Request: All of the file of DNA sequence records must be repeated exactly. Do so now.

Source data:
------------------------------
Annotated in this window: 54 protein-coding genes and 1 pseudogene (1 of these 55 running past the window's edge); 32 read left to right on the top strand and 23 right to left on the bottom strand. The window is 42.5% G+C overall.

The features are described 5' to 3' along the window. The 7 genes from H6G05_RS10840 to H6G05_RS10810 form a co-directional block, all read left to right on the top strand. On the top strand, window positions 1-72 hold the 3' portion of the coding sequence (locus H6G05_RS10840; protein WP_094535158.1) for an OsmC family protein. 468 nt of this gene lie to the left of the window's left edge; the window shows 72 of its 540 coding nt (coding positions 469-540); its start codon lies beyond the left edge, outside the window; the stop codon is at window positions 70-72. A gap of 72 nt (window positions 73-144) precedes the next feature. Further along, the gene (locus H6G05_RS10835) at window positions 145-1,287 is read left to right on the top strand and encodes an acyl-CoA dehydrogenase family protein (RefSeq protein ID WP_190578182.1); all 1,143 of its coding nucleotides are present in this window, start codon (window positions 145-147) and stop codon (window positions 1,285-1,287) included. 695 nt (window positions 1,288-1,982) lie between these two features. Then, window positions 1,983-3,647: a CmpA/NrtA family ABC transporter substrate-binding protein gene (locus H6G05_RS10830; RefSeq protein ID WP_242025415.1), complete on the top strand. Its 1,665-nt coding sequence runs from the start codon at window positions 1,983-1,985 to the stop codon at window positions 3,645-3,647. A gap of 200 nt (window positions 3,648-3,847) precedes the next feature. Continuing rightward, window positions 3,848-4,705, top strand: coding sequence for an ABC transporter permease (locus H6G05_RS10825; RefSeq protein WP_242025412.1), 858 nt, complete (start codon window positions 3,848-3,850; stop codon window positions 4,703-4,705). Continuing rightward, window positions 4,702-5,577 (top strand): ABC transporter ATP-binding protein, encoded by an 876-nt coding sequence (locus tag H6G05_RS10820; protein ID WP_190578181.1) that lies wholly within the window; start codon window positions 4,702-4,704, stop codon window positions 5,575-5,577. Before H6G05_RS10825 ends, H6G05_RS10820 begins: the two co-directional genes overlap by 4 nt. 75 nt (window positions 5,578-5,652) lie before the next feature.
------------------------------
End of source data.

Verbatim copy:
Annotated in this window: 54 protein-coding genes and 1 pseudogene (1 of these 55 running past the window's edge); 32 read left to right on the top strand and 23 right to left on the bottom strand. The window is 42.5% G+C overall.

The features are described 5' to 3' along the window. The 7 genes from H6G05_RS10840 to H6G05_RS10810 form a co-directional block, all read left to right on the top strand. On the top strand, window positions 1-72 hold the 3' portion of the coding sequence (locus H6G05_RS10840; protein WP_094535158.1) for an OsmC family protein. 468 nt of this gene lie to the left of the window's left edge; the window shows 72 of its 540 coding nt (coding positions 469-540); its start codon lies beyond the left edge, outside the window; the stop codon is at window positions 70-72. A gap of 72 nt (window positions 73-144) precedes the next feature. Further along, the gene (locus H6G05_RS10835) at window positions 145-1,287 is read left to right on the top strand and encodes an acyl-CoA dehydrogenase family protein (RefSeq protein ID WP_190578182.1); all 1,143 of its coding nucleotides are present in this window, start codon (window positions 145-147) and stop codon (window positions 1,285-1,287) included. 695 nt (window positions 1,288-1,982) lie between these two features. Then, window positions 1,983-3,647: a CmpA/NrtA family ABC transporter substrate-binding protein gene (locus H6G05_RS10830; RefSeq protein ID WP_242025415.1), complete on the top strand. Its 1,665-nt coding sequence runs from the start codon at window positions 1,983-1,985 to the stop codon at window positions 3,645-3,647. A gap of 200 nt (window positions 3,648-3,847) precedes the next feature. Continuing rightward, window positions 3,848-4,705, top strand: coding sequence for an ABC transporter permease (locus H6G05_RS10825; RefSeq protein WP_242025412.1), 858 nt, complete (start codon window positions 3,848-3,850; stop codon window positions 4,703-4,705). Continuing rightward, window positions 4,702-5,577 (top strand): ABC transporter ATP-binding protein, encoded by an 876-nt coding sequence (locus tag H6G05_RS10820; protein ID WP_190578181.1) that lies wholly within the window; start codon window positions 4,702-4,704, stop codon window positions 5,575-5,577. Before H6G05_RS10825 ends, H6G05_RS10820 begins: the two co-directional genes overlap by 4 nt. 75 nt (window positions 5,578-5,652) lie before the next feature.